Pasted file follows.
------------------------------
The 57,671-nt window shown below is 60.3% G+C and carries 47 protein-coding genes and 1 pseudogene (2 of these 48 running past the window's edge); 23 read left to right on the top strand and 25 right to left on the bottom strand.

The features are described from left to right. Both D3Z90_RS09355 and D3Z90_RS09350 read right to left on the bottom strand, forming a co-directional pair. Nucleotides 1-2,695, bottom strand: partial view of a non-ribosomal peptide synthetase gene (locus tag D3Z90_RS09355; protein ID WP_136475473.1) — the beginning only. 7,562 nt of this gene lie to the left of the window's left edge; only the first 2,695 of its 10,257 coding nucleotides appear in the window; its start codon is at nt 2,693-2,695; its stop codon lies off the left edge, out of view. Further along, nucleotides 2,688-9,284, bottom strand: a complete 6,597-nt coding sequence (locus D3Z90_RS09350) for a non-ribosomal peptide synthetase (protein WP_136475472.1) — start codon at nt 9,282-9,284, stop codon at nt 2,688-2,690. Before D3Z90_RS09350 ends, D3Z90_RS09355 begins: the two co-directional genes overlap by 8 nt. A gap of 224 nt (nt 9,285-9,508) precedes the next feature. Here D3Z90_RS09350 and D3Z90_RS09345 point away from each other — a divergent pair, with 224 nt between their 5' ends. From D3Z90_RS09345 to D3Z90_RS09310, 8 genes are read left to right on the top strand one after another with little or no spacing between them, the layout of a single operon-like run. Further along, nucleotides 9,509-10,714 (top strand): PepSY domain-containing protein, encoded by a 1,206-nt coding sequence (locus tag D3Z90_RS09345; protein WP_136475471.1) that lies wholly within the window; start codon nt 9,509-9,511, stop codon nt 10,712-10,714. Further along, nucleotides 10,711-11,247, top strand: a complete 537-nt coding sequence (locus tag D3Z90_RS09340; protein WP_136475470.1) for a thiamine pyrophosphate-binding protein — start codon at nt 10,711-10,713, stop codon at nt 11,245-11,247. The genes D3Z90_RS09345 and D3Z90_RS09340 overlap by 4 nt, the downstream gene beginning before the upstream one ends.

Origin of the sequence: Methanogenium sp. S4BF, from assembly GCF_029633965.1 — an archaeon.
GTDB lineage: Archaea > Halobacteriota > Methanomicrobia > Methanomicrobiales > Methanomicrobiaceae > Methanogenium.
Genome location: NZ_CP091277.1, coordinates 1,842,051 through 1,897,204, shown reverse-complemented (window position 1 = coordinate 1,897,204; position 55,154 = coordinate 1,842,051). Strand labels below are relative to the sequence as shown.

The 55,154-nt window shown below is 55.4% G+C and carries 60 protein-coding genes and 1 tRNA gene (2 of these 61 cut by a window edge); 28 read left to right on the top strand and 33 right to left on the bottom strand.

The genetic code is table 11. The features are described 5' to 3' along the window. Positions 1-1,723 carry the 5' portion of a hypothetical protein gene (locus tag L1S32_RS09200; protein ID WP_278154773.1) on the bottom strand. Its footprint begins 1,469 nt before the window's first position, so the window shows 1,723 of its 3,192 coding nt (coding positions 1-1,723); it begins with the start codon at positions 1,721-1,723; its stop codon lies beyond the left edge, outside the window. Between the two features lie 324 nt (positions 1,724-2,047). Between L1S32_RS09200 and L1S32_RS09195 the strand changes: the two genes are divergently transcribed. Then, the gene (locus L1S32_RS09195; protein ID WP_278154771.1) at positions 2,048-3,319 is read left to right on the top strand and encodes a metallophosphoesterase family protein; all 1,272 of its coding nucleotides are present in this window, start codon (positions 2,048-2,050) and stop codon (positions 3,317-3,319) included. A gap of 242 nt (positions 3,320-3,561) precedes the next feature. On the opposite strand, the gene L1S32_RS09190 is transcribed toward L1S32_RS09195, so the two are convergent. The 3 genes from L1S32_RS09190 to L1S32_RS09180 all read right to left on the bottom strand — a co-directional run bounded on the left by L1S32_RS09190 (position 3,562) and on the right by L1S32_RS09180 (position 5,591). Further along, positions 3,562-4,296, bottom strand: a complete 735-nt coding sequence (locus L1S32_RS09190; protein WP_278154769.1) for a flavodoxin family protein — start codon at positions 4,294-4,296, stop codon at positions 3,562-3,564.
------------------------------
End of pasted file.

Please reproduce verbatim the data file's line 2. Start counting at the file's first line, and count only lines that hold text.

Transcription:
The features are described from left to right. Both D3Z90_RS09355 and D3Z90_RS09350 read right to left on the bottom strand, forming a co-directional pair. Nucleotides 1-2,695, bottom strand: partial view of a non-ribosomal peptide synthetase gene (locus tag D3Z90_RS09355; protein ID WP_136475473.1) — the beginning only. 7,562 nt of this gene lie to the left of the window's left edge; only the first 2,695 of its 10,257 coding nucleotides appear in the window; its start codon is at nt 2,693-2,695; its stop codon lies off the left edge, out of view. Further along, nucleotides 2,688-9,284, bottom strand: a complete 6,597-nt coding sequence (locus D3Z90_RS09350) for a non-ribosomal peptide synthetase (protein WP_136475472.1) — start codon at nt 9,282-9,284, stop codon at nt 2,688-2,690. Before D3Z90_RS09350 ends, D3Z90_RS09355 begins: the two co-directional genes overlap by 8 nt. A gap of 224 nt (nt 9,285-9,508) precedes the next feature. Here D3Z90_RS09350 and D3Z90_RS09345 point away from each other — a divergent pair, with 224 nt between their 5' ends. From D3Z90_RS09345 to D3Z90_RS09310, 8 genes are read left to right on the top strand one after another with little or no spacing between them, the layout of a single operon-like run. Further along, nucleotides 9,509-10,714 (top strand): PepSY domain-containing protein, encoded by a 1,206-nt coding sequence (locus tag D3Z90_RS09345; protein WP_136475471.1) that lies wholly within the window; start codon nt 9,509-9,511, stop codon nt 10,712-10,714. Further along, nucleotides 10,711-11,247, top strand: a complete 537-nt coding sequence (locus tag D3Z90_RS09340; protein WP_136475470.1) for a thiamine pyrophosphate-binding protein — start codon at nt 10,711-10,713, stop codon at nt 11,245-11,247. The genes D3Z90_RS09345 and D3Z90_RS09340 overlap by 4 nt, the downstream gene beginning before the upstream one ends.